• to the ultimate significance of every human being as a tzelem Elokim,
  • to the religious significance of Jewish sovereignty in Eretz Yisroel,
  • to unintimidated intellectual openness, and
  • to profound cultural responsibility.

These poskim will test their halakhic rulings against that vision – but they must also be unafraid to subject the practices of the Modern Orthodox community to strict Torah scrutiny.  My belief is that the community will respond positively to that scrutiny if it feels a kinship of values with its leaders, but not before.

The Summer Beit Midrash was founded to produce those leaders.

How do we produce such leaders?  How can we create leaders simultaneously and authentically rooted both in the texts of our tradition and in the values of our community?  The Summer Beit Midrash makes every effort to ensure that academic study is never divorced from its real-life and ethical implications.  Every idea offered during our study of traditional texts is tested and retested against our moral intuitions and our philosophic premises as well as our intellectual capacities.

One practical reflection of this approach is our commitment to the nearly lost art of writing teshuvot, or halakhic responsa.  For example, when we studied the laws of conversion this past summer, each fellow wrote a responsum about a technically difficult case involving a “patrilineal Jew” born and raised with a strong non-Orthodox Jewish identity.  Each responsum addressed not only the technical halakhic issues involved but also the question of the Orthodox community’s moral obligation to such individuals, as well as the impact that moral obligation has and/or should have on the determination of halakhah.  The group discussion following the presentation of the responsa also addressed the impact that issuing certain rulings might have on a halakhic decisor’s standing in the community, because leaders must be aware of – and be willing to bear – the personal consequences of their decisions.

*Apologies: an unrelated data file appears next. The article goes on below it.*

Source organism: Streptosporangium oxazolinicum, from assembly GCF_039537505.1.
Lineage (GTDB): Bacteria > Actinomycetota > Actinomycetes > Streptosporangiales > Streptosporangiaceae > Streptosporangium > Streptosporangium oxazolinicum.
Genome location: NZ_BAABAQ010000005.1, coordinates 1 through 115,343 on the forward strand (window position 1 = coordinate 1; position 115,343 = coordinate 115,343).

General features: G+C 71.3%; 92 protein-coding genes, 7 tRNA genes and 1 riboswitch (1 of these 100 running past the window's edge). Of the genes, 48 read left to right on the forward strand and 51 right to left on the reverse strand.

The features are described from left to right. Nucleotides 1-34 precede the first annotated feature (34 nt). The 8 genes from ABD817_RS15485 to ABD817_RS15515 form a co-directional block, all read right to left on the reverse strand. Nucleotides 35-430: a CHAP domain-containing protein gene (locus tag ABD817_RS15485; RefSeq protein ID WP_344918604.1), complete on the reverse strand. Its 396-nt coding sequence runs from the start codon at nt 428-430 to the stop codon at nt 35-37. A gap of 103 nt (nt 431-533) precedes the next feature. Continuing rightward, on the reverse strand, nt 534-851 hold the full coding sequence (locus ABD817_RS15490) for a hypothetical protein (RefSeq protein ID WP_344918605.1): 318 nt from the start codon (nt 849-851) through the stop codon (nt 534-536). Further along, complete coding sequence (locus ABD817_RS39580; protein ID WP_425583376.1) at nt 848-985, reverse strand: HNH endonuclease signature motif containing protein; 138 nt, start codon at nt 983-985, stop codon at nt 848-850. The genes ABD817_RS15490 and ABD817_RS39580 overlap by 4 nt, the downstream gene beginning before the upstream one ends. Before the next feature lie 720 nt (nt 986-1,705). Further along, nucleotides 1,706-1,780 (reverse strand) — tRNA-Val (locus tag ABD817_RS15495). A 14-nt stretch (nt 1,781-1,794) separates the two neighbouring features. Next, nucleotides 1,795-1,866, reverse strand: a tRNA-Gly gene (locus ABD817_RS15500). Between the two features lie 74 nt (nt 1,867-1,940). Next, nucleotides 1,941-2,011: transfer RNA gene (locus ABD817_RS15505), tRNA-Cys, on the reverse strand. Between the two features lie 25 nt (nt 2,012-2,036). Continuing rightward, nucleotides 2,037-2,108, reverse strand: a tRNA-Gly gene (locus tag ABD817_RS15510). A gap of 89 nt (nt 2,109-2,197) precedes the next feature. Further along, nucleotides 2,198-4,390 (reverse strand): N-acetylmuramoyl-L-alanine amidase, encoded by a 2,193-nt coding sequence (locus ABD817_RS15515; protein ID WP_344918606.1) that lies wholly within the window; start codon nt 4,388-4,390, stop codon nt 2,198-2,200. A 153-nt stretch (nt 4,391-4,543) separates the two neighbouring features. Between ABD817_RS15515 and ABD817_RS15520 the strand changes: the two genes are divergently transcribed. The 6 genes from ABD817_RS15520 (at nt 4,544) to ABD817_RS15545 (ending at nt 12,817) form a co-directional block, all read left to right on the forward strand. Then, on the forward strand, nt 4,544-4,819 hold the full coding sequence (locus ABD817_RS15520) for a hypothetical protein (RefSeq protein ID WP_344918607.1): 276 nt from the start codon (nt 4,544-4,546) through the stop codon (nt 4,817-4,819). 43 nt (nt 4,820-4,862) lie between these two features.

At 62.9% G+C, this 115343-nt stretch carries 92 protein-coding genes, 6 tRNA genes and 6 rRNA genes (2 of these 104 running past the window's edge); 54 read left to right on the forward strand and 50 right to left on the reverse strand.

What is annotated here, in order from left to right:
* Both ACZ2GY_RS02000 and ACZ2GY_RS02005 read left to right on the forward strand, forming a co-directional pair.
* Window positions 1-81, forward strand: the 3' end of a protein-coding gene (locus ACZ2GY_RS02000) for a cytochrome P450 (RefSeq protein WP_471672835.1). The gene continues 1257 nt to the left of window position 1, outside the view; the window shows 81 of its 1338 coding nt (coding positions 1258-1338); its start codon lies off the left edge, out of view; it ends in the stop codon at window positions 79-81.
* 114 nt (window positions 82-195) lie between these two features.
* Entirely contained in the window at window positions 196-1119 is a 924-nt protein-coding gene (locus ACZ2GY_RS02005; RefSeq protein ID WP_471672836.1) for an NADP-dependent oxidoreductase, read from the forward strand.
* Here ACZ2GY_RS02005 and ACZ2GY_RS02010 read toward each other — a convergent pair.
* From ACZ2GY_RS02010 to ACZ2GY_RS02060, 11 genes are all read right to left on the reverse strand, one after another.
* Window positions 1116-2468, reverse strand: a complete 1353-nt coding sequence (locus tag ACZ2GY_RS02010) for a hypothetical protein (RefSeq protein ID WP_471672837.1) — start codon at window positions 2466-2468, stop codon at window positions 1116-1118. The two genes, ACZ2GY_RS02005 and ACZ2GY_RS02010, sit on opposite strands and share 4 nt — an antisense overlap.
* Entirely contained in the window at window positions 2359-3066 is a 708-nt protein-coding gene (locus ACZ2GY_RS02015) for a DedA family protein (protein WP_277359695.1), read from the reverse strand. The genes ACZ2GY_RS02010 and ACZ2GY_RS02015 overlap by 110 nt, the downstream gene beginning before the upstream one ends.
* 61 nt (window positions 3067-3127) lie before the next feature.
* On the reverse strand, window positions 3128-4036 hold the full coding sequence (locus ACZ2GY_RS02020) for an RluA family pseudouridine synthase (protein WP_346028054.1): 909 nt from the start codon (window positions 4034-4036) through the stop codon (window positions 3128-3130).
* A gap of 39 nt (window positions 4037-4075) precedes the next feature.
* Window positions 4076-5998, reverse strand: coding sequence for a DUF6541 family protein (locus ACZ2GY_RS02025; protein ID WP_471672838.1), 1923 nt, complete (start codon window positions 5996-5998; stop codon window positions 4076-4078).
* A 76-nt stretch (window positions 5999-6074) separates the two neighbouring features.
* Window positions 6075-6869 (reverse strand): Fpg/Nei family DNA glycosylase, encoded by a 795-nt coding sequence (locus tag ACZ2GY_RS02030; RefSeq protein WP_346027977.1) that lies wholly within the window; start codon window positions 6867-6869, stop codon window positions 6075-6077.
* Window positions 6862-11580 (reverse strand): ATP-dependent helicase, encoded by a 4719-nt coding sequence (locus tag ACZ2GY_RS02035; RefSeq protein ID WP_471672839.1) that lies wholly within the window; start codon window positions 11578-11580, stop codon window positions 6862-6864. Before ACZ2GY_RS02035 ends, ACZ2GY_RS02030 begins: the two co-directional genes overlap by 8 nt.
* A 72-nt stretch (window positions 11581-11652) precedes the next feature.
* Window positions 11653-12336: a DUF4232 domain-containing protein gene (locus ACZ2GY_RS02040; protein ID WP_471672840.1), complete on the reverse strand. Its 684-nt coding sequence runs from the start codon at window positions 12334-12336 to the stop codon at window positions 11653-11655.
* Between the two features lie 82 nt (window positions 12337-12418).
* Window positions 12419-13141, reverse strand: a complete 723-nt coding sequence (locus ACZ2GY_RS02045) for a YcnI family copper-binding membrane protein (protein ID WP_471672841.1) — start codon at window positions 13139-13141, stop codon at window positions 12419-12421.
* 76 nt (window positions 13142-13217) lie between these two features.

Another example – three years ago we studied the law of the katlanit, the woman who has been married twice and may be halakhically forbidden to marry again. The Talmud debates whether this rule is based on medical fears or on astrology; the halakhah clearly follows the position which says it is based on astrology.  We questioned whether it was legitimate for us to cause even one human being to suffer because of a law based on astrology, a system that, following Maimonides, we rejected.

But the issue grew more complicated.  R. Ezekiel Landau, late eighteenth century rabbi of Prague, offers an astrological rationale that exempts virtually all contemporary women from this rule.  We asked: is it legitimate for those who do not believe in astrology to base a legal leniency on an astrological rationale?

Maimonides himself, it turned out, adopted in the matter of katlanit a posture that is to my knowledge unique in the annals of halakhah.  He writes that his practice – and, he claims, the practice of his teachers for several generations – is “maamidin lahem p’nei mit’alem b’galui”, to “openly look away” from those who marry anyway, to tell them in advance that we would happily write ketubot for them were they to marry.  We asked: Is Maimonides’ practice in this case an unrepeatable exception, or a strategy from which we should learn?

Future leaders who have taken these questions with great seriousness, who bring the beliefs and values of our community to their study of Torah, will likely answer them differently than leaders for whom these issues are uninteresting.  And their answers will be respected and trusted by our community.

I hope this talk has contributed to our effort to bring the Torah of Study and the Torah of Life together.  I hope you will be inspired to join our effort in any way you can.